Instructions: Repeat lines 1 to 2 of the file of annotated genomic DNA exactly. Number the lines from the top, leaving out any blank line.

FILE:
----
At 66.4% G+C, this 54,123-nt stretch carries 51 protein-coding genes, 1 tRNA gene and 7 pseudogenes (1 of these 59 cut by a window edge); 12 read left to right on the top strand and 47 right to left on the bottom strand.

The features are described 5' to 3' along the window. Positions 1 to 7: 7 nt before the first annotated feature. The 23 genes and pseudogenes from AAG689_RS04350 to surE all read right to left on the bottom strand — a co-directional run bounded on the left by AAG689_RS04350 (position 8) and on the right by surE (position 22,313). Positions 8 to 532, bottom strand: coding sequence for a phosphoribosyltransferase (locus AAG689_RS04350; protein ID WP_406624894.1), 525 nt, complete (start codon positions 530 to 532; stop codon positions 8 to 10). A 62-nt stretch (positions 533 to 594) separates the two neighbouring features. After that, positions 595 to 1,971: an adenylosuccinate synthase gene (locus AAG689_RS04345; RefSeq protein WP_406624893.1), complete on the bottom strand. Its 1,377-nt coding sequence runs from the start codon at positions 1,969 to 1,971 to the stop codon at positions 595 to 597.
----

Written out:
At 66.4% G+C, this 54,123-nt stretch carries 51 protein-coding genes, 1 tRNA gene and 7 pseudogenes (1 of these 59 cut by a window edge); 12 read left to right on the top strand and 47 right to left on the bottom strand.

The features are described 5' to 3' along the window. Positions 1 to 7: 7 nt before the first annotated feature. The 23 genes and pseudogenes from AAG689_RS04350 to surE all read right to left on the bottom strand — a co-directional run bounded on the left by AAG689_RS04350 (position 8) and on the right by surE (position 22,313). Positions 8 to 532, bottom strand: coding sequence for a phosphoribosyltransferase (locus AAG689_RS04350; protein ID WP_406624894.1), 525 nt, complete (start codon positions 530 to 532; stop codon positions 8 to 10). A 62-nt stretch (positions 533 to 594) separates the two neighbouring features. After that, positions 595 to 1,971: an adenylosuccinate synthase gene (locus AAG689_RS04345; RefSeq protein WP_406624893.1), complete on the bottom strand. Its 1,377-nt coding sequence runs from the start codon at positions 1,969 to 1,971 to the stop codon at positions 595 to 597.